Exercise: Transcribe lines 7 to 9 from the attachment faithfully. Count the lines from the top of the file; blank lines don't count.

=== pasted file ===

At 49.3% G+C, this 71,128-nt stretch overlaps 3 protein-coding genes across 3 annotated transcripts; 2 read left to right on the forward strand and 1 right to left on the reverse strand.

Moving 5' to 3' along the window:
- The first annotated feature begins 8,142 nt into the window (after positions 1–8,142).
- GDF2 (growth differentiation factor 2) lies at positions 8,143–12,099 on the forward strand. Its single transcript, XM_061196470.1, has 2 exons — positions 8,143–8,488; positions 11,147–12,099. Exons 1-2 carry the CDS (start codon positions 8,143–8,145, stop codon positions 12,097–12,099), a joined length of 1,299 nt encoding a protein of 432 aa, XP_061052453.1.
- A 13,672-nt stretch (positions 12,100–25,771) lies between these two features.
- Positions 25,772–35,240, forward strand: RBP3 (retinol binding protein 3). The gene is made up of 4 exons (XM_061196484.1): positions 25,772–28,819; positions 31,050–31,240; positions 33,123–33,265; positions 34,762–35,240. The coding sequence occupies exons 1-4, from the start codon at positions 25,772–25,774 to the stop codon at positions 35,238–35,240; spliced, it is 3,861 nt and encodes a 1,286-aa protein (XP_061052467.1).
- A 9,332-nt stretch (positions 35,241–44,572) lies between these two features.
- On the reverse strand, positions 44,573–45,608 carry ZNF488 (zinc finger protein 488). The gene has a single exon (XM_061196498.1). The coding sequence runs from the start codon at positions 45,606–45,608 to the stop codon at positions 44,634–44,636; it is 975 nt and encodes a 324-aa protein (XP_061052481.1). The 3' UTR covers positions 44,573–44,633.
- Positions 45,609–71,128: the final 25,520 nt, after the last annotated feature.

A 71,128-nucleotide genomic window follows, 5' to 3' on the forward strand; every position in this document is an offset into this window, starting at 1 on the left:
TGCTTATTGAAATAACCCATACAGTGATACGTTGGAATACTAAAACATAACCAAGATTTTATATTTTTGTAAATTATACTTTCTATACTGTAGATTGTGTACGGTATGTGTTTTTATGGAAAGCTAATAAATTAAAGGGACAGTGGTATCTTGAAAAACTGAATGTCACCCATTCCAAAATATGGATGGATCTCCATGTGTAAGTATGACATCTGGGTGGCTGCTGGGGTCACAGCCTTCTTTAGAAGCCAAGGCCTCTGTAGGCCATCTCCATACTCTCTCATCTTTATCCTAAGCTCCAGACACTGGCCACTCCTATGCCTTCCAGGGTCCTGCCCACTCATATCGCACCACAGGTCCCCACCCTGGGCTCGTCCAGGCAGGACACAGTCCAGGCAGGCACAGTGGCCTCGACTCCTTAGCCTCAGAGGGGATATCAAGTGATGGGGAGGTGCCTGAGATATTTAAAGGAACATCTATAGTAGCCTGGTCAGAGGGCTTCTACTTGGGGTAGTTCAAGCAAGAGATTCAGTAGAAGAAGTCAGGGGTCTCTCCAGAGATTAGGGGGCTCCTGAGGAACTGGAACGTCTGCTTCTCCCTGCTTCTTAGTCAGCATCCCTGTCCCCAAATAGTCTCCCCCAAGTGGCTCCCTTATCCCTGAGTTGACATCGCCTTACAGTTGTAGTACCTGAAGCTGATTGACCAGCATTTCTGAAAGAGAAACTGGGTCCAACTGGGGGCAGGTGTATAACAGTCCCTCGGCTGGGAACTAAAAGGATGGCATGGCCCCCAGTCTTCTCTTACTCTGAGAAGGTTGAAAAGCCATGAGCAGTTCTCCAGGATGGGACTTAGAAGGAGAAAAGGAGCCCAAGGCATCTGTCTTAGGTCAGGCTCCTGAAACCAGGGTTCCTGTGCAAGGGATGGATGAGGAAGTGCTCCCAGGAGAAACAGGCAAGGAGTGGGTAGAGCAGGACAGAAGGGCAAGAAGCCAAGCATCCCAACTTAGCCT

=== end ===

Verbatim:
- A 9,332-nt stretch (positions 35,241–44,572) lies between these two features.
- On the reverse strand, positions 44,573–45,608 carry ZNF488 (zinc finger protein 488). The gene has a single exon (XM_061196498.1). The coding sequence runs from the start codon at positions 45,606–45,608 to the stop codon at positions 44,634–44,636; it is 975 nt and encodes a 324-aa protein (XP_061052481.1). The 3' UTR covers positions 44,573–44,633.
- Positions 45,609–71,128: the final 25,520 nt, after the last annotated feature.